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How to Support Teachers in 2021

May 07, 2021

It's sad, but true: teachers have never felt less supported, cared for, or appreciated than they do in this moment. News and media headlines proclaim that it’s the teachers who are hell-bent on keeping our kids out of school, while their district administration expects them to build a plane while simultaneously flying it, and then often criticizes the appearance of the airplane.

COVID-19 has made a bad situation worse. Roughly 50 percent of teachers regularly left the profession within five years, and that was before the pressures the pandemic placed on educators. It’s unclear what the fallout of COVID-19 will be, but no one suggests that it will boost teacher morale.

In 2020, Yale research found that the most common emotions teachers felt frequently: anxious, fearful, overwhelmed, worried, and sad. For teachers seeing students via distance learning, it has meant trying to do the impossible: keep students engaged in learning when learning multiplication on a laptop is the last thing students want to do.

For teachers seeing students in person, it has meant putting themselves at significant personal risk; the National Center for Education Statistics says that nearly 30% of teachers are at high risk of severe Covid-related illness. This doesn’t even touch on the fact that many teachers are parents themselves, and are trying to balance their own children’s distance learning schedules with managing their classrooms.. 

It’s time we stop blaming teachers for something that is beyond their control and recognize that their work atmosphere directly impacts our children’s education.

Let me let you in on a secret: no one goes into teaching for the Teacher Appreciation Week gifts. What teachers want is support. They want empathy. They want respect. While some of the working conditions are beyond a parent’s control, there are a few things we can all do to contribute to a positive working environment for educators.

1. Tell them what they’re doing right. The vast majority of the time, when a teacher hears from a parent, it’s because the parent wants to criticize them. Copious amounts of academic research demonstrates that one of the primary drivers of human behavior is positive feedback. When we do something and we get a reward or hear praise, we repeat the behavior.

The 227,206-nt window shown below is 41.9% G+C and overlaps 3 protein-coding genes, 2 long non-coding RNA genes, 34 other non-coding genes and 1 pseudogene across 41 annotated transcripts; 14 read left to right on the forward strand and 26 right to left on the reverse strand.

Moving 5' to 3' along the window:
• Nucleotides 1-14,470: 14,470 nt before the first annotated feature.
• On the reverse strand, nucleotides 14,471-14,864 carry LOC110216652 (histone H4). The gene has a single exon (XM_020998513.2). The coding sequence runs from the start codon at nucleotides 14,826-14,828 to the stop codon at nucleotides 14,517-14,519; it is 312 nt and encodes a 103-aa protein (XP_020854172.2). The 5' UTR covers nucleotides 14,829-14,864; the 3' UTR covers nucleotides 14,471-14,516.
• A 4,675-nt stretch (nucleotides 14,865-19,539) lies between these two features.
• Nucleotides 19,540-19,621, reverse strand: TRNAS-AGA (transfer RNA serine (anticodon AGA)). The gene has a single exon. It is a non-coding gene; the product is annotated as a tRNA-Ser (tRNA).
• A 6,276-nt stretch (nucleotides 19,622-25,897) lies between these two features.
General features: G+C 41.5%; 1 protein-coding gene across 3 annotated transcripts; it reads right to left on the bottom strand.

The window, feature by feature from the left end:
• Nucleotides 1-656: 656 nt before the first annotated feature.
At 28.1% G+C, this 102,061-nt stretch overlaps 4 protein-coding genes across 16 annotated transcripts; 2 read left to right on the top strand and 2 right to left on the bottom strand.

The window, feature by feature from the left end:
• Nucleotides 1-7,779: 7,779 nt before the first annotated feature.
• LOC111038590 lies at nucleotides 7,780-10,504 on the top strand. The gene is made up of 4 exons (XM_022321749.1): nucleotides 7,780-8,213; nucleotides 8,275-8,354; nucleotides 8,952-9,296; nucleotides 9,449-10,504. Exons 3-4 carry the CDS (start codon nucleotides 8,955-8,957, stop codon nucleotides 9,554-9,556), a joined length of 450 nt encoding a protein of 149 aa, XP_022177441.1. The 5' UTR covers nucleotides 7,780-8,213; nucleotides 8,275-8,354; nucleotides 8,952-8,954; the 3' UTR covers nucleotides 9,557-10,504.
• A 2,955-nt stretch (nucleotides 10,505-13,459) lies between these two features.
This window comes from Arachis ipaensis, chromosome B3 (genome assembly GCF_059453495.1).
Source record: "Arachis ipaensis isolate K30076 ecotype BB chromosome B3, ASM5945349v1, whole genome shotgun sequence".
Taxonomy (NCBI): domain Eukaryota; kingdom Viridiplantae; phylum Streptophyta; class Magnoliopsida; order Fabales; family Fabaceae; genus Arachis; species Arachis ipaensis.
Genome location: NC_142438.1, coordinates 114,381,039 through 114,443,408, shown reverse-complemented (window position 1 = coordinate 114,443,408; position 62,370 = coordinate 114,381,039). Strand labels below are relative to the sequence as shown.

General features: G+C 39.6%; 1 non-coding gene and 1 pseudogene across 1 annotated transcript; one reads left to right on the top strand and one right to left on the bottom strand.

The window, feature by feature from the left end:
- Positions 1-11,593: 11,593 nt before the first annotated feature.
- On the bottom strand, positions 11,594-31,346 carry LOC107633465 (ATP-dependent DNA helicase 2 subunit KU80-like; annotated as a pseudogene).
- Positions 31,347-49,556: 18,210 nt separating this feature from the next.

What if, instead of only reaching out to our children’s teachers when something is going wrong, we send an email or a note to school that lets  a teacher know what they’re doing right?

2. Ask them what they need. Let the teachers in your life know: “We are partners in this. I respect you as a professional. I want to support you. What do you need? Supplies? Help in the classroom? Can I make copies or assemble manipulatives? Do you need a refill for your snack drawer?”

Rather than reaching out once a year with a “let me know if you need anything!”, try to be specific: “I have $20/$50/$100 to spend for your classroom right now, what would help you the most?” or “I often have two hours on Thursday afternoons ,what can I do to be of assistance to you?”

3. Send an email to your child’s principal, assistant principal, and school district. CC the teacher on the email. Tell the administrators about the fantastic job your child’s teacher is doing: “Dear Mr. Smith, I’m writing today to let you know that my child’s teacher, Ms. McMahon, is an exceptional educator.” Make sure to give a few examples of how they have positively impacted your child throughout the school year. 

In doing so, sit back and know that you have just made a teacher’s entire month. Know that the teacher printed out the letter and kept it for the future. Know that their bosses may treat them with more respect. Know that being a teacher is dang hard work, and that you just did something that cost you nothing, but made someone’s entire school year brighter.

If nothing else, the pandemic has highlighted how desperately we need high quality teachers. Teachers deserve, at a minimum, a work atmosphere that doesn’t make them feel fearful and anxious all day. Each of us doing a little to help them feel valued and supported will have far more impact than a small handful of us trying to do everything and coming up short. Teacher Appreciation Week is great. But what teachers need is our support, this week and every week.

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